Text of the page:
Edited by- Kiara Lakdawala
When a good story is told, as it is, it is construed as close to reality. As the curtains are pulled back, the characters dance away to glory, artfully unveiling the writers’ minds. The audience expects to be blown away, revolutionized even, and the writer is remembered as a radical. Well, that’s magic!
It’s surely not as easy as it is said to be.
What if, the story does not actually agree with the writer’s glorious vision? What if, truth be told, stories do not come to him as a dream? But it is the fabrication of sentences, words jumbled together. Words when put together, clicking into a whole different meaning as a sentence. From which - stems romance, tragedy and even a comical thread of “meaningful” gibberish.
Often, writers deliberately decide how each chapter will play out, before they even sit down to write them. It pans out just the way a date would, if you were to decide upon the flow of conversations even before you start them. A mechanical dialogue ensues making you seem almost robotic.
You know, the mystery and suspense of going out on a date is terrifying. Likewise, in storytelling, when a writer over-manages his material, he feels safe about the product. He knows well that he can steer his boat through the wild currents; after all, it is he who built the seas.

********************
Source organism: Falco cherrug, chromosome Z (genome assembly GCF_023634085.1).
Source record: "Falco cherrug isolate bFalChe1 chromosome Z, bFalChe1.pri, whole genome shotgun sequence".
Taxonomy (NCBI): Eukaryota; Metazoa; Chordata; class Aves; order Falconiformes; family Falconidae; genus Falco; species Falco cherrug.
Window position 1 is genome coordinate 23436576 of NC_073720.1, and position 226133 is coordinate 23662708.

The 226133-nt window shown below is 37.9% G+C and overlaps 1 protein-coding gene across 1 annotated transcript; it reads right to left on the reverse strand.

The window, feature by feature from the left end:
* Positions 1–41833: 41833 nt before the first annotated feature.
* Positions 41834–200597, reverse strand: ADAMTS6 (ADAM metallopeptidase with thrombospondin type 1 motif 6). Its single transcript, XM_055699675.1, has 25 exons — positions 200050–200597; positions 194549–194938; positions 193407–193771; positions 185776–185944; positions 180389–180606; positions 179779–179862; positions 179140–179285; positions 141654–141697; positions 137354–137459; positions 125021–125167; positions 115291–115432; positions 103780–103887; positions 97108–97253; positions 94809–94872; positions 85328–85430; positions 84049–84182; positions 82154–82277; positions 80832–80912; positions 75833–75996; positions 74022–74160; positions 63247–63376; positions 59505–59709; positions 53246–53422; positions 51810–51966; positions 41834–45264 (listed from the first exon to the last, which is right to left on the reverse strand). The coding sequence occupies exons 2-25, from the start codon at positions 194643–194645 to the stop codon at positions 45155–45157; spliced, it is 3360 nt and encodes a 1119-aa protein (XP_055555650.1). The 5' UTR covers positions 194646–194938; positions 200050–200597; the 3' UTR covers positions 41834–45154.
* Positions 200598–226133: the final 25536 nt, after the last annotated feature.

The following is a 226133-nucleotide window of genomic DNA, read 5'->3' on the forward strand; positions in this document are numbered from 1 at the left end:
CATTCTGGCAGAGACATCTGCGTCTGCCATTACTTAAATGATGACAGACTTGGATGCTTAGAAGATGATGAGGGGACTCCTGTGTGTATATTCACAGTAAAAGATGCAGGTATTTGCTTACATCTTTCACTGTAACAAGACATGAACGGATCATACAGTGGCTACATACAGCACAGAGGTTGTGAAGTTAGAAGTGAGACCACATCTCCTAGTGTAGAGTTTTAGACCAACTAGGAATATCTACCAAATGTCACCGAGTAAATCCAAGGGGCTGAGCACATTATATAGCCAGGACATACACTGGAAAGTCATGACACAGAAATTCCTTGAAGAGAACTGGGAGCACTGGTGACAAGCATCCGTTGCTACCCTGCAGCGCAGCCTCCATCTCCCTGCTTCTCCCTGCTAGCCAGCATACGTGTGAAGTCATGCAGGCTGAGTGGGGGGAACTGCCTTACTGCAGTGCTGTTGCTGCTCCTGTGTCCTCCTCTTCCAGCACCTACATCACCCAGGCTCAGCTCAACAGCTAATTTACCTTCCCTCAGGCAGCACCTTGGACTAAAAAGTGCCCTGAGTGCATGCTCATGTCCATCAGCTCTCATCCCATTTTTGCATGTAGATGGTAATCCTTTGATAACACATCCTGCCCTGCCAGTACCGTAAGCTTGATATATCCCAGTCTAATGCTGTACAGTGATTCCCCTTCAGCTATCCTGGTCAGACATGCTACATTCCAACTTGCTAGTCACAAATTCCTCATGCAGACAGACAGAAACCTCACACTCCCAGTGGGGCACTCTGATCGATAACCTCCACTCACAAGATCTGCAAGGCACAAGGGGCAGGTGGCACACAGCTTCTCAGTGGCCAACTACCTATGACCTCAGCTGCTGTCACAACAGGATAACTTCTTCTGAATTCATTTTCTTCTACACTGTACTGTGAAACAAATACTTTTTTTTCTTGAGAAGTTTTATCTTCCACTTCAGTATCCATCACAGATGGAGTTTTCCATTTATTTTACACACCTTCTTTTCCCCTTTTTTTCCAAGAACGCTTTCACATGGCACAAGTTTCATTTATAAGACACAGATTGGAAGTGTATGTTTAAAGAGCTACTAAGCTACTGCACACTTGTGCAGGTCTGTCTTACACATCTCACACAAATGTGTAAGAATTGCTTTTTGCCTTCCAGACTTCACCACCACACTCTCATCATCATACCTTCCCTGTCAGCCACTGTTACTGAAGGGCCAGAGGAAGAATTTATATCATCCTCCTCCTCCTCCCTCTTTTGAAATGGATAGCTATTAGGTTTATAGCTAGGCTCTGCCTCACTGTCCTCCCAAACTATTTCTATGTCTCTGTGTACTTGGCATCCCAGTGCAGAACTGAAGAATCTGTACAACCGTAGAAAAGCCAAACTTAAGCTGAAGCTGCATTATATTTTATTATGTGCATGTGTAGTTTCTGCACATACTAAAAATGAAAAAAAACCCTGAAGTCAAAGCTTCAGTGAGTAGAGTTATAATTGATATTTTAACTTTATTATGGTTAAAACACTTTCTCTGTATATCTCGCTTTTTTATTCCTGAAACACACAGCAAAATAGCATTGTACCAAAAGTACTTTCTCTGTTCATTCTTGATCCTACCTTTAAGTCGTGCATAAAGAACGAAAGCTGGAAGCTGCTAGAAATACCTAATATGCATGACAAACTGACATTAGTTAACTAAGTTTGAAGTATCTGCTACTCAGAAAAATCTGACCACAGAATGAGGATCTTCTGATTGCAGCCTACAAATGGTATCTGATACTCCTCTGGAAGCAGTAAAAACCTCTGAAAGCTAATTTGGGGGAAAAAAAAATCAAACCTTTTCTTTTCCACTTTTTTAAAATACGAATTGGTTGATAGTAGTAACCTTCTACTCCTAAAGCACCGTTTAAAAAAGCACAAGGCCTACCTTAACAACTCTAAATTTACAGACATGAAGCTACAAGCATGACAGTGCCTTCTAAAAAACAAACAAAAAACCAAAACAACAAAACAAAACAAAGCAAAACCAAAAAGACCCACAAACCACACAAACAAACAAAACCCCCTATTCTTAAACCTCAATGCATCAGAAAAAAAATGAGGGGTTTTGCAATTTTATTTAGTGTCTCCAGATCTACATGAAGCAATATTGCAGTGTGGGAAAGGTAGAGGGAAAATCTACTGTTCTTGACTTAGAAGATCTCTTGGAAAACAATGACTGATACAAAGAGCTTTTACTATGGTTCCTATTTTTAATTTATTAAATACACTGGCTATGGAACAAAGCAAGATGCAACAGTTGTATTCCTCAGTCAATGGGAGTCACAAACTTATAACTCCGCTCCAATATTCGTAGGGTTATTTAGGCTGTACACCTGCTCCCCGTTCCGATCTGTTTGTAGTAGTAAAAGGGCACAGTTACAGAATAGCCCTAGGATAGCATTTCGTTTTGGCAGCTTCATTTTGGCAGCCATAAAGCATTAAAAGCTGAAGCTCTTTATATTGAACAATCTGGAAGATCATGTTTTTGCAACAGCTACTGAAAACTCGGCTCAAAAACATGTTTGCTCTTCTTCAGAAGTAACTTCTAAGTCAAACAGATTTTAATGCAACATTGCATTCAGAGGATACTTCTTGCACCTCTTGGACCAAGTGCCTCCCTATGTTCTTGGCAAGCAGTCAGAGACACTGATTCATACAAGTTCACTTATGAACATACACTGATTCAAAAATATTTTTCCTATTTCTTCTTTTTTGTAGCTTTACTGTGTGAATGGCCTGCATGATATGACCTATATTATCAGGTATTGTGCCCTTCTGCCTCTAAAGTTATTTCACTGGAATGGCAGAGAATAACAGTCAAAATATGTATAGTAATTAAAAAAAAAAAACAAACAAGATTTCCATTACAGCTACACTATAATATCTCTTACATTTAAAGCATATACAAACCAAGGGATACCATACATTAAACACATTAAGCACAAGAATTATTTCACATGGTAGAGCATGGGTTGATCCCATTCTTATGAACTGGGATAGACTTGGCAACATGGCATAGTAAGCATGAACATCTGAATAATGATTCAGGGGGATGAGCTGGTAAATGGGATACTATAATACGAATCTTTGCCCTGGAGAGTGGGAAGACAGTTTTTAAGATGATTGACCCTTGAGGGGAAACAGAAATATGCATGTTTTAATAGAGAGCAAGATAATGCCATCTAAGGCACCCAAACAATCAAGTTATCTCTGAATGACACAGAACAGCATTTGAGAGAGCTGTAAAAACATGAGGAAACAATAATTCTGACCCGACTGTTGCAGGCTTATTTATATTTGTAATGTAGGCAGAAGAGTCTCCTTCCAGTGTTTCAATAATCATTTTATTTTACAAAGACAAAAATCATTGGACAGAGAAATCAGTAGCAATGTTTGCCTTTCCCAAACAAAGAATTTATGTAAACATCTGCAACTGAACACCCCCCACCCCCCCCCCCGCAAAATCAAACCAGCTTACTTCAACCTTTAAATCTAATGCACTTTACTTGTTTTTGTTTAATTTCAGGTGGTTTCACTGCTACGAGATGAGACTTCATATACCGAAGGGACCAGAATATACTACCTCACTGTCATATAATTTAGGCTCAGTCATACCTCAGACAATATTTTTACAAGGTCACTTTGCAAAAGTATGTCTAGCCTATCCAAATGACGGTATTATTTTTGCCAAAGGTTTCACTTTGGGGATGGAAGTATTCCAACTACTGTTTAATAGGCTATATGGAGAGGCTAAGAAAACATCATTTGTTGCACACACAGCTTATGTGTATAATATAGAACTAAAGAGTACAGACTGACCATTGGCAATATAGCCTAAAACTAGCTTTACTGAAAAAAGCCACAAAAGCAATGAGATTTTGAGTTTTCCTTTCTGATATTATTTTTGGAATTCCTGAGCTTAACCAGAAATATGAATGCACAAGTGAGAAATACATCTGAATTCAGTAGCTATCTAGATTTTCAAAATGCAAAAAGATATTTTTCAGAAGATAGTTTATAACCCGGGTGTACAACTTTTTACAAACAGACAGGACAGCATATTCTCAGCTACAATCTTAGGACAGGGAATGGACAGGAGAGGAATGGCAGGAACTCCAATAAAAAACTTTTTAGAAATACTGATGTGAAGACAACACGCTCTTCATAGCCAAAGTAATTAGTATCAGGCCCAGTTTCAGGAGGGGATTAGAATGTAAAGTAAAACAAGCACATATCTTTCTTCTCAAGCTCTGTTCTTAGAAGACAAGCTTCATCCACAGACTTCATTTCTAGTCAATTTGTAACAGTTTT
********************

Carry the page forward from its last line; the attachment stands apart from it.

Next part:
A distinguished writer reveals the deeper truth.
A distinguished writer critiques each word he writes. He writes a word, rewrites it as a phrase and then as a sentence. Throughout, restructuring the place of everything in his mind, till the bite turns into a crunch and a crunch into a crisp.
The drawback of a writer fixing his intentions with a story in place, is like a love affair that is doomed to fail. Wherein actions and words are already decided upon to elicit a favorable response, which is why good storytelling is a bit like being in love. If the writer does not acknowledge the human nature of his companions - the characters, they will not be appeased with the idea of him playing around with them.
His better nature rises forth.
The nature of a writer is displayed in his compassion, a compassion for words and the characters that these words portray. By the questions he asks his tools and characters - “How can I love you better?”. Storytelling in my experience, is just an elusive empaths display of affection. A love affair - between the real and abstract - in progress.